Stuart Gale, owner and manager of the Frosts Pharmacy Group, says the switch provides an opportunity to start the conversation and to get men thinking about possible causes that they may never have considered. “This is often one of the most challenging conversations to have with men, as they are not naturally inclined to seek help for their health needs,” he says. “Because erectile dysfunction is also often a first sign of other conditions, such as high cholesterol or diabetes, it provides an opportunity for the right questions to be asked and health issues to be identified.”
Pharmacists will have training materials to help them assess patients and screen out any customers who may not be suitable for Viagra Connect. Pfizer has launched an extensive pharmacy education programme, including face-to-face sessions, regional meetings and e-learning modules, as well as print-and-keep resources.
Pharmacy staff need to be well briefed, especially those at the counter who will need to be sensitive to men trying to access Viagra Connect. “Prominent messaging in store, on shelves within men’s sections of the pharmacy and at the counter are all good ways of raising awareness, as well as clear signposting on the associated websites,” says Stuart Gale.
Kristie Sourial agrees that strategically placed patient information materials should encourage men to raise the subject with pharmacy staff. “Placing such items near popular men’s health and hygiene products, such as razors and shaving cream, condoms or men’s deodorant, can provide men with a prompt to head to the counter and start the conversation,” she says. “Additionally, communicating the availability of private consultation rooms can help men to see pharmacies as a safe place in which to
raise the topic. The management of erectile dysfunction can potentially be linked in with existing pharmacy services, such as blood pressure and cholesterol testing, smoking cessation programmes and lifestyle advice.”
Wider health issues
The POM to P switch of Viagra will hopefully help to raise awareness of other key areas of men’s health within the pharmacy. According to Donna Wilson, TENA training and brand manager, research from TENA Men in 2016/17 revealed that while 53% of men claim that they don’t worry about their health as much as women do, a quarter of men said the fear of treatment holds them back from discussing common concerns like urine leakage and prostate problems. “With 29% of UK men admitting they should try harder to look after their health, pharmacy staff are in an ideal position to encourage this conversation with practical guidance and product recommendations,” she says.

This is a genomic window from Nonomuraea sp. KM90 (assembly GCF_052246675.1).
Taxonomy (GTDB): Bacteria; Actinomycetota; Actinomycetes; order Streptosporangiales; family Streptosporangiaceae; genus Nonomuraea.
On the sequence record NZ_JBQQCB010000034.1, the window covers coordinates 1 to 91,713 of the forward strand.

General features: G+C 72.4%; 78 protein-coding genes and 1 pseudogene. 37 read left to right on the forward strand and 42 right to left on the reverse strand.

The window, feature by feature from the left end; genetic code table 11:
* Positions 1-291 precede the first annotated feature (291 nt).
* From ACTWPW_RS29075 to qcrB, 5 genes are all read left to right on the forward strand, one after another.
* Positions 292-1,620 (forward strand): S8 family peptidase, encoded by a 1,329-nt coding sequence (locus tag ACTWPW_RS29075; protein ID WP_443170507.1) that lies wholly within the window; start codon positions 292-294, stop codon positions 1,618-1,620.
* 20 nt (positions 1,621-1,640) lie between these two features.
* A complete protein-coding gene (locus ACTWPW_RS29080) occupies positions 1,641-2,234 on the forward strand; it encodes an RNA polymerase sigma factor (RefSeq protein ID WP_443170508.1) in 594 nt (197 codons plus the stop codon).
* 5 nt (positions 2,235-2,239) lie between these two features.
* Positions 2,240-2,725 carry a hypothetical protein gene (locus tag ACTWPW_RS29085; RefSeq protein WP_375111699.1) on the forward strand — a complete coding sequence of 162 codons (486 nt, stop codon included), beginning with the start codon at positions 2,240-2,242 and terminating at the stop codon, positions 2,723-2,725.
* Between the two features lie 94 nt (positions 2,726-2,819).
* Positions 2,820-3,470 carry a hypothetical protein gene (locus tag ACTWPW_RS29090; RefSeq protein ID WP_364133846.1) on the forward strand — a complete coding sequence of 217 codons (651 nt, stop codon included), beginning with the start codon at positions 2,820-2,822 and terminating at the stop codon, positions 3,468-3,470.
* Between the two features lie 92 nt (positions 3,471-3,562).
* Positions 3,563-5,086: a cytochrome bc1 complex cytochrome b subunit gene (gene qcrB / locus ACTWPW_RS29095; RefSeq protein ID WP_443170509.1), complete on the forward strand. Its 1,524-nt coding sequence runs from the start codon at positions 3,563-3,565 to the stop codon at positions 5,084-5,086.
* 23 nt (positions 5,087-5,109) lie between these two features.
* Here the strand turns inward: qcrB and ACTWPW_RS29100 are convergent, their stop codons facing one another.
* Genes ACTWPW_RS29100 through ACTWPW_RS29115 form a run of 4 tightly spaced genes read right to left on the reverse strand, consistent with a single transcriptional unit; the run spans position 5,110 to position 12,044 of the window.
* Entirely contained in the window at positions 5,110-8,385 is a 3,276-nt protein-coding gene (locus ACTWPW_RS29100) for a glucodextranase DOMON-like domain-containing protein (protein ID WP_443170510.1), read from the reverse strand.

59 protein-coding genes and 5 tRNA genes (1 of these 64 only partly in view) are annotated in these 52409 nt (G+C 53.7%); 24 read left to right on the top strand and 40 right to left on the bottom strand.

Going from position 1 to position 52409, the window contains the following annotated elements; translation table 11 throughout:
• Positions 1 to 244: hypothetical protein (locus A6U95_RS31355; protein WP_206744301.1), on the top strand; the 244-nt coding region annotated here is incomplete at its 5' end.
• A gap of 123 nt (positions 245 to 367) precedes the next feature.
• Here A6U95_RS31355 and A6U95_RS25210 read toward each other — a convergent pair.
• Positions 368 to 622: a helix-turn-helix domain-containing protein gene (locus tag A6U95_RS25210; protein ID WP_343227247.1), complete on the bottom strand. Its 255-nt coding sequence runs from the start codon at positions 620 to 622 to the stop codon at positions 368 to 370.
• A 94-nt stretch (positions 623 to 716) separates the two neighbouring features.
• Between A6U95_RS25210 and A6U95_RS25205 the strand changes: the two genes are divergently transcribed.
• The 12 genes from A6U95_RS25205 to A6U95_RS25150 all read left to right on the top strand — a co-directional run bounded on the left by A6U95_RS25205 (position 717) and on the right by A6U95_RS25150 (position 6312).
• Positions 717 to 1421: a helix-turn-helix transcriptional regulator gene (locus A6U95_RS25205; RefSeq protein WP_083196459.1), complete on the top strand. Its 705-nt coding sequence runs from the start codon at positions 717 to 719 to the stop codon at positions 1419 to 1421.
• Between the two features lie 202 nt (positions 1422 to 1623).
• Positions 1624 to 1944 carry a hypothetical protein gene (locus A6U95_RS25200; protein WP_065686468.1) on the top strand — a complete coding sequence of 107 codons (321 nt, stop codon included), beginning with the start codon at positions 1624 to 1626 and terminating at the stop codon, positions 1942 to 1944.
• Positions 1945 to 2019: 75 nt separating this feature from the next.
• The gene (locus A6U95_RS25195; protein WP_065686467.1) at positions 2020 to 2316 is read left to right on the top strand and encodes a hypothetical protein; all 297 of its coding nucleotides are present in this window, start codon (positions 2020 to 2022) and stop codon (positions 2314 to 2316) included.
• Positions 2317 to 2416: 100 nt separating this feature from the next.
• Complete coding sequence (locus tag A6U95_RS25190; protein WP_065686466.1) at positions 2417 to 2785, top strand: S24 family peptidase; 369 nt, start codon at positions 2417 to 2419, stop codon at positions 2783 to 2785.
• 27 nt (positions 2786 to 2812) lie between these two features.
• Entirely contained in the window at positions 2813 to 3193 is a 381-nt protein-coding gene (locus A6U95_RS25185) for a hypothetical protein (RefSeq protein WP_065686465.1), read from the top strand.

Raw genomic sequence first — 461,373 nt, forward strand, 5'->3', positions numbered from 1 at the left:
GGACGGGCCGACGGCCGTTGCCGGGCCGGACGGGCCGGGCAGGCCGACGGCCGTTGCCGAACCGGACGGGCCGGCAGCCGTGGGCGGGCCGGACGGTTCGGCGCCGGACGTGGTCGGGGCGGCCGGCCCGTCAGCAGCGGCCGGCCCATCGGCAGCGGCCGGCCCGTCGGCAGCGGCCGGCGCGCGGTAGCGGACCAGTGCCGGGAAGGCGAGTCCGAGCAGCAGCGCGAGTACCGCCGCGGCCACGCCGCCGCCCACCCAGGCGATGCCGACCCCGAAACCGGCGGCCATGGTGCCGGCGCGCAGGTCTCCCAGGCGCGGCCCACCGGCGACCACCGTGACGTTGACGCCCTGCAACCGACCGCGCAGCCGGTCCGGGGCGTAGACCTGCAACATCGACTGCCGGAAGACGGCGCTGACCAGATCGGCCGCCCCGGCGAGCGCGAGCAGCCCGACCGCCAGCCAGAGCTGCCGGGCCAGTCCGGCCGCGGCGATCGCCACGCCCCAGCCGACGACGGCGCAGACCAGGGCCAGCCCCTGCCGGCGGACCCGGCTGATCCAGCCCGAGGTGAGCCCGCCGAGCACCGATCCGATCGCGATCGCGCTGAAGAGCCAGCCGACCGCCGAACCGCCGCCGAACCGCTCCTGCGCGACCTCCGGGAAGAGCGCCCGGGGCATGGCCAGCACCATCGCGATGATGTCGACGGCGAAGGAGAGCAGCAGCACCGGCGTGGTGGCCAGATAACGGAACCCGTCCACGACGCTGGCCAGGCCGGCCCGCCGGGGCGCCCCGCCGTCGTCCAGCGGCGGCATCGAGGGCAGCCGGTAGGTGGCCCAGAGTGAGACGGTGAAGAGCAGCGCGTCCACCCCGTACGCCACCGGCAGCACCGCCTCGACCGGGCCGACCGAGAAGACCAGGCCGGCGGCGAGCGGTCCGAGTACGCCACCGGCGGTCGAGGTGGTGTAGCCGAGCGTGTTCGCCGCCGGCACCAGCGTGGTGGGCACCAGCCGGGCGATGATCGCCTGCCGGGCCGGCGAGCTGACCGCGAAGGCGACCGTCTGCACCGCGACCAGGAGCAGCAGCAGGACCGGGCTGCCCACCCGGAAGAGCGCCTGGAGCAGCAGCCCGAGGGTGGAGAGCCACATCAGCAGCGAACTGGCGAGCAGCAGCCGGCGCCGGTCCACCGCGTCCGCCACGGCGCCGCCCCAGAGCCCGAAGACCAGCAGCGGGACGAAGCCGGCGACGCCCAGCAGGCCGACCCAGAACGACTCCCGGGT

Urine leakage affects one in four men over the age of 40. It is often associated with a prostate problem, but may also be a sign of urinary tract infections, obesity, medication or diabetes. Benign prostate enlargement (BPE), an enlarged prostate, is common in men over 50. It isn’t a sign of prostate cancer, and doesn’t increase the risk of prostate cancer, but many men are reluctant to seek help. BPE seems to be caused by hormonal changes as men get older and can often be managed with lifestyle changes and medication. Prostate cancer often doesn’t cause any symptoms, but any symptoms that do occur are mainly linked to urination. According to Prostate Cancer UK, the number of men dying from prostate cancer has recently overtaken female deaths from breast cancer for the first time in the UK.
“When pharmacists are having a consultation with a man to establish whether Viagra Connect can be provided, this may provide an opportunity to broaden the conversation,” says Kristie Sourial. “Pharmacists can discuss related conditions that may be of a sensitive nature, such as bladder weakness and prostate problems, and provide according treatment or onward referral.”